In August, researchers found the third significant security flaw from Intel computer chips exploit this year which is known as the Foreshadow.
The US government’s body for cyber security has identified the Foreshadow exploit to have vulnerabilities that could have been exploited to gain access to sensitive information. This is a similar vulnerability to the two previous exploits identified earlier this year (Spectre and Meltdown). Collectively these exploits have affected billions of computer devices around the world. Going forwards, the build process for Intel’s chips will be altered which will remove these vulnerabilities.
Intel claims that while the bug is admittedly serious, the company is not aware of any real-world attacks that have exercised use of the Foreshadow exploit. The chipmaker maintains that this kind of research, which is important, represents risks that are extremely limited in practice. Attacks using the Foreshadow exploit would be difficult and impractical to carry out, particularly when cheap, easy and effective techniques like phishing and malware distribution are available.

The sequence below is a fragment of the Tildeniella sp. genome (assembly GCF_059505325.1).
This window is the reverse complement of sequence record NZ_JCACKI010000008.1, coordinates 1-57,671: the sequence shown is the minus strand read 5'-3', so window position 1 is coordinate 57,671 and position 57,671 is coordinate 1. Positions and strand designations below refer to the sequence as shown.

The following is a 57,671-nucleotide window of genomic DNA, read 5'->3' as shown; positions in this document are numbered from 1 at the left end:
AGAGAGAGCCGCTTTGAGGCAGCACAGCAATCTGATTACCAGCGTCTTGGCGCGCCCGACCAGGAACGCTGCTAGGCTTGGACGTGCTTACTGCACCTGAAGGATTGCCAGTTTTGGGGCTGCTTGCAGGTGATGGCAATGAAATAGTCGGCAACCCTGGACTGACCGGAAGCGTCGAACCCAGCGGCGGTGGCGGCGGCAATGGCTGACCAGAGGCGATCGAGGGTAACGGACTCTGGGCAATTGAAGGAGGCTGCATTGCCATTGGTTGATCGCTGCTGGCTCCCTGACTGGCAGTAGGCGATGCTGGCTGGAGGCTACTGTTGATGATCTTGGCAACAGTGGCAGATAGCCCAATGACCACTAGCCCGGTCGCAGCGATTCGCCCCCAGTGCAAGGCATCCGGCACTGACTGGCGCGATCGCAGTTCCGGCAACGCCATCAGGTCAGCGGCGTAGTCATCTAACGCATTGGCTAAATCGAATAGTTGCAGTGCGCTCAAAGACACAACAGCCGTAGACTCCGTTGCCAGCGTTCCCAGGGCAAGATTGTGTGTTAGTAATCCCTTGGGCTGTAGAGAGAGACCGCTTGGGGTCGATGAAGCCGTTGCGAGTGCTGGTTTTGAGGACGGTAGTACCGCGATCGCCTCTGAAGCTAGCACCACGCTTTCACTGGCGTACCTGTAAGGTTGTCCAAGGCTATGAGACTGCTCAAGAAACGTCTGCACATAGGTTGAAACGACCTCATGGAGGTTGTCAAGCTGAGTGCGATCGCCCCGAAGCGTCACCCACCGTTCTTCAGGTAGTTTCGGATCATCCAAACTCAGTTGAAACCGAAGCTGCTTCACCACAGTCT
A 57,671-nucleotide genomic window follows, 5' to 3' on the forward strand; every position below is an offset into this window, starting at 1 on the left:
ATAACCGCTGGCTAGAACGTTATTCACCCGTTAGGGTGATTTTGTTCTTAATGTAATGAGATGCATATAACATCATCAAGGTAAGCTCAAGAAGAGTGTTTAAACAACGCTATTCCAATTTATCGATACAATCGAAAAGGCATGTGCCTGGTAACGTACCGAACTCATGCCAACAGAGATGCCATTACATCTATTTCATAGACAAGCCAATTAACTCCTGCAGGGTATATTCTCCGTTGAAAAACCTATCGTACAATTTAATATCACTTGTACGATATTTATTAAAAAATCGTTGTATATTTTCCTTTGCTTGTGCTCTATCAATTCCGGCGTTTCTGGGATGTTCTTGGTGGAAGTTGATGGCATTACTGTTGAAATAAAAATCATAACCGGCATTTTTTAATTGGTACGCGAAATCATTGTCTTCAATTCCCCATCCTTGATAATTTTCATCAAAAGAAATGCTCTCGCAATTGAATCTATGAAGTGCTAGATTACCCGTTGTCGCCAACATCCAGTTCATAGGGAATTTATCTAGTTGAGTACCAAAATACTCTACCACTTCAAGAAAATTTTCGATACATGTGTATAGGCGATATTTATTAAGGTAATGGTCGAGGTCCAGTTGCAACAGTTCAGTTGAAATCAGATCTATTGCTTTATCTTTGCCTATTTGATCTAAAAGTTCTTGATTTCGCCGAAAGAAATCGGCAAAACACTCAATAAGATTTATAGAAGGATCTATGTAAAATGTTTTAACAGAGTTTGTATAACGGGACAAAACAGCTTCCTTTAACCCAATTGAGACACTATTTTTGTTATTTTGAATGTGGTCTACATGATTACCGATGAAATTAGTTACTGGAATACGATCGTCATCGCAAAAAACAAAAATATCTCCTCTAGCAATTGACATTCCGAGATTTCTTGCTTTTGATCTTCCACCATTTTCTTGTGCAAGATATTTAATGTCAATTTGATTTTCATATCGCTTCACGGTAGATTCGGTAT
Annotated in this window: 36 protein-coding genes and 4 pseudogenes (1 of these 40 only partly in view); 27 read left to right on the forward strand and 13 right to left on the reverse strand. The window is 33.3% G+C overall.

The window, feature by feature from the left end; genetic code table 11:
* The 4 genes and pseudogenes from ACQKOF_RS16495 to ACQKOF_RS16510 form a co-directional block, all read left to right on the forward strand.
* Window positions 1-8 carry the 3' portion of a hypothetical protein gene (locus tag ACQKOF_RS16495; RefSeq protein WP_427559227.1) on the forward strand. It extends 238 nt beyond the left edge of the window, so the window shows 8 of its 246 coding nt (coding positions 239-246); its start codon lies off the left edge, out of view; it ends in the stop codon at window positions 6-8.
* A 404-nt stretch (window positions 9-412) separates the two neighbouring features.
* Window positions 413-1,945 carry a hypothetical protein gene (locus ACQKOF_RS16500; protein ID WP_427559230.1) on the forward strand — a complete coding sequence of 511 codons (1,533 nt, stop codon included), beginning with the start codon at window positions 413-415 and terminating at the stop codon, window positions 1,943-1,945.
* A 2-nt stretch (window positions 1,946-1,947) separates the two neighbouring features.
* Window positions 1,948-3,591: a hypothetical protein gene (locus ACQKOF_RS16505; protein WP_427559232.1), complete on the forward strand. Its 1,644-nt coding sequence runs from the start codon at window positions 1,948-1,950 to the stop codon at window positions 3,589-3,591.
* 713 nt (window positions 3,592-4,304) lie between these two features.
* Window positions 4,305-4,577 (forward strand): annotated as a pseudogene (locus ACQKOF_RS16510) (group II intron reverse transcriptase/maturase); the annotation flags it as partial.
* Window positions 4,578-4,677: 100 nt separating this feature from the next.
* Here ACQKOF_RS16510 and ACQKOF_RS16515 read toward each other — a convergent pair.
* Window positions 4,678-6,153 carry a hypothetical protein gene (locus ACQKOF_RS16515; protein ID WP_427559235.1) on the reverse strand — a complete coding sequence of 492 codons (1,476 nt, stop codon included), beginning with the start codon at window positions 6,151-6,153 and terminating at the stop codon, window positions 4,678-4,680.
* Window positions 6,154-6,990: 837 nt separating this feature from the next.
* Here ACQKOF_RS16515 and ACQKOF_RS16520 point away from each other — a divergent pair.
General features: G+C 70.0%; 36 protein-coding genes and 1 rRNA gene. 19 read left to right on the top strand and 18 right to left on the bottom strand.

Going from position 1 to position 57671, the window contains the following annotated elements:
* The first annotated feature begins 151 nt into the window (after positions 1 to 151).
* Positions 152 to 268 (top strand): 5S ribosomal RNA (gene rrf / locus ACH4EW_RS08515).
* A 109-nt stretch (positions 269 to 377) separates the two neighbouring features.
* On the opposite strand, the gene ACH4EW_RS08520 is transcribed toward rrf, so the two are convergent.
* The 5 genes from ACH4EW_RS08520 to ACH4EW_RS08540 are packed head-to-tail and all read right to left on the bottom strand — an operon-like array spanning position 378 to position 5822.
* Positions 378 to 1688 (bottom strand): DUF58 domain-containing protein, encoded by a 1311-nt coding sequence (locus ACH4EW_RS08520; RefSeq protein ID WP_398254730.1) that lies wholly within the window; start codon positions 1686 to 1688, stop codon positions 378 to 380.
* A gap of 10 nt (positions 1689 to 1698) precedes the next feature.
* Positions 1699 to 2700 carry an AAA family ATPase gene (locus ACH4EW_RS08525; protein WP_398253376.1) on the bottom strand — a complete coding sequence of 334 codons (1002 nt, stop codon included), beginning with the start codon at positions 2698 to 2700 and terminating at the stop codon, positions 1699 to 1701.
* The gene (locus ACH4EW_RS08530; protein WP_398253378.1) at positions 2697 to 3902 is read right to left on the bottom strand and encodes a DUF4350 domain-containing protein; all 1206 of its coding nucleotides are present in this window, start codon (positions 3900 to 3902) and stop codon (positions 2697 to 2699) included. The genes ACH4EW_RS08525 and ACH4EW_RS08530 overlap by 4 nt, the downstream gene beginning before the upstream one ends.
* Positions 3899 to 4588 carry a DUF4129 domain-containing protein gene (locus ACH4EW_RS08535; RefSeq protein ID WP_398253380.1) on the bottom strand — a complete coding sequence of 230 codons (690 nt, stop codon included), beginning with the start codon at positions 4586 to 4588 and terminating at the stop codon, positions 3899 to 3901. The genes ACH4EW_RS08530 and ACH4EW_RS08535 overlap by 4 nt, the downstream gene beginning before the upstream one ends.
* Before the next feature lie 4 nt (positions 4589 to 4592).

Intel representatives confirmed that the Whiskey Lake chipsets bring the first in-silicon mitigations to the consumer market. The two previous exploits Spectre and Meltdown mitigation’s was delivered via software and microcode patches which produced a negative impact on performance which could reduce it by up to 10% (based on workload) on newer hardware, with older hardware suffering even larger losses. However, the new mitigations which are baked directly into the silicon, shouldn’t impact the performance of the chip.
Intel recommends that devices should be kept up to date as security patches have being distributed for all effected processors 2015 onwards. Maintaining best practice when it comes to hardware and software updates is essential for protecting computer systems from old, current and upcoming exploits.